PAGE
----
Basil van Rooyen, born on April 19, 1939, was a multifaceted South African racing driver, inventor, and engineer who left an indelible mark on the world of motorsports. His illustrious career spanned various racing disciplines, from motorcycles to Formula 1, and he was also known for his innovative contributions to the automotive industry.

A Passion for Racing Begins

Van Rooyen’s journey into the world of motorsports began in 1957 when, at the age of 18, he started racing motorcycles at the Grand Central track near Johannesburg. His natural talent and passion for racing quickly became evident, setting the stage for a remarkable career.

Sprint Racing Success

His early success came in the form of sprint racing, where he modified homegrown vehicles like the Ford Anglia 105E and achieved numerous class wins and overall victories on the newly inaugurated Kyalami Racetrack in the early 1960s. He later upgraded to a Cortina 1200cc in 1963.

In 1964, Ford Motor Company SA recognized his talent and donated two Lotus Cortinas to the most successful SA Ford racers. This gesture propelled van Rooyen into the national spotlight. Initially, he faced tough competition from Koos Swanepoel, but in 1965, van Rooyen’s development skills and racing prowess began to shine, and he consistently dominated the races.

Transition to Saloon Car Championship

The SA Saloon Car Championship became immensely popular among race fans, and in 1966, Ford SA took notice and presented both van Rooyen and Willie Meissner with Ford Mustang V8s. Van Rooyen’s exceptional skills behind the wheel allowed him to secure victory in the 1966 and 1967 SA Saloon car championships.

Venturing into Single Seaters and Formula 1

In 1968, van Rooyen made a bold move by participating in the South African Grand Prix, where he raced against world champions in the Cooper Climax. His performance impressed many, and he subsequently imported a Brabham for the remainder of the 1968 season, followed by a McLaren in 1969. During this time, he achieved three F1 wins.

However, a serious accident during tire testing on the Kyalami straight in 1969 led to the destruction of his car and a need for recuperation. Despite his impressive performance in F1, a potential engagement with Ken Tyrrell’s team was no longer feasible due to his injuries.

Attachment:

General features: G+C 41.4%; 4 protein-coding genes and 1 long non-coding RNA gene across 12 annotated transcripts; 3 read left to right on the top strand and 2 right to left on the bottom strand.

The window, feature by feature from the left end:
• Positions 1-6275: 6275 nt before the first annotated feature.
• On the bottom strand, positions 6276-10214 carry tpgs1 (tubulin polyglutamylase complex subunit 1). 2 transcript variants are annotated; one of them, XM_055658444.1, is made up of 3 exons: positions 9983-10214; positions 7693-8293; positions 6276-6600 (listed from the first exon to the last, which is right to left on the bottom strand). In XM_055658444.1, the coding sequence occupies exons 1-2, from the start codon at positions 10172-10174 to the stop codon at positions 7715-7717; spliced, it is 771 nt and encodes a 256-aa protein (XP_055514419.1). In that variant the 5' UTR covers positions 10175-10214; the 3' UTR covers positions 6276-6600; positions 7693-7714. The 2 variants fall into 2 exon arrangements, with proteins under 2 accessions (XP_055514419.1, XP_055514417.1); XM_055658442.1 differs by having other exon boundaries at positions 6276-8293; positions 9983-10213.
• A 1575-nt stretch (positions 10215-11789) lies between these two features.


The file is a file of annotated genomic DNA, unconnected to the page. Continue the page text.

Continued Success in Other Racing Disciplines

Van Rooyen’s racing career continued to flourish in various categories. In 1970, he won the Onyx Production Car Championship in an Alfa GTV, showcasing his adaptability and skill in different vehicles.

In 1971, he ventured into Formula 5000 racing, finishing third in his first outing and proving that his passion for racing remained undiminished.

Innovation Beyond the Racetrack

Van Rooyen’s contributions weren’t limited to racing; he was also an inventive engineer. He developed several innovations, including an automatic swimming pool cleaner called the Twister, which was patented and highly successful. He also devised a safety device for Formula 1 cars to prevent throttle jams by cutting power to the ignition during excessive brake pressure.

One of his most promising innovations was the CITS two-stroke power unit, designed to reduce fuel consumption, meet emissions regulations, and improve torque and power in internal combustion engines.

Personal Life and Legacy

In later life, Basil van Rooyen faced health challenges, including a diagnosis of mesothelioma caused by asbestos exposure. He passed away on September 14, 2023, in New South Wales, Australia, at the age of 84.

Basil van Rooyen’s legacy extends beyond his remarkable racing career. He was a pioneer, both on the racetrack and in the realm of automotive innovation. His versatility, determination, and enduring passion for motorsports continue to inspire racing enthusiasts and engineers alike, ensuring his place in the annals of motorsport history.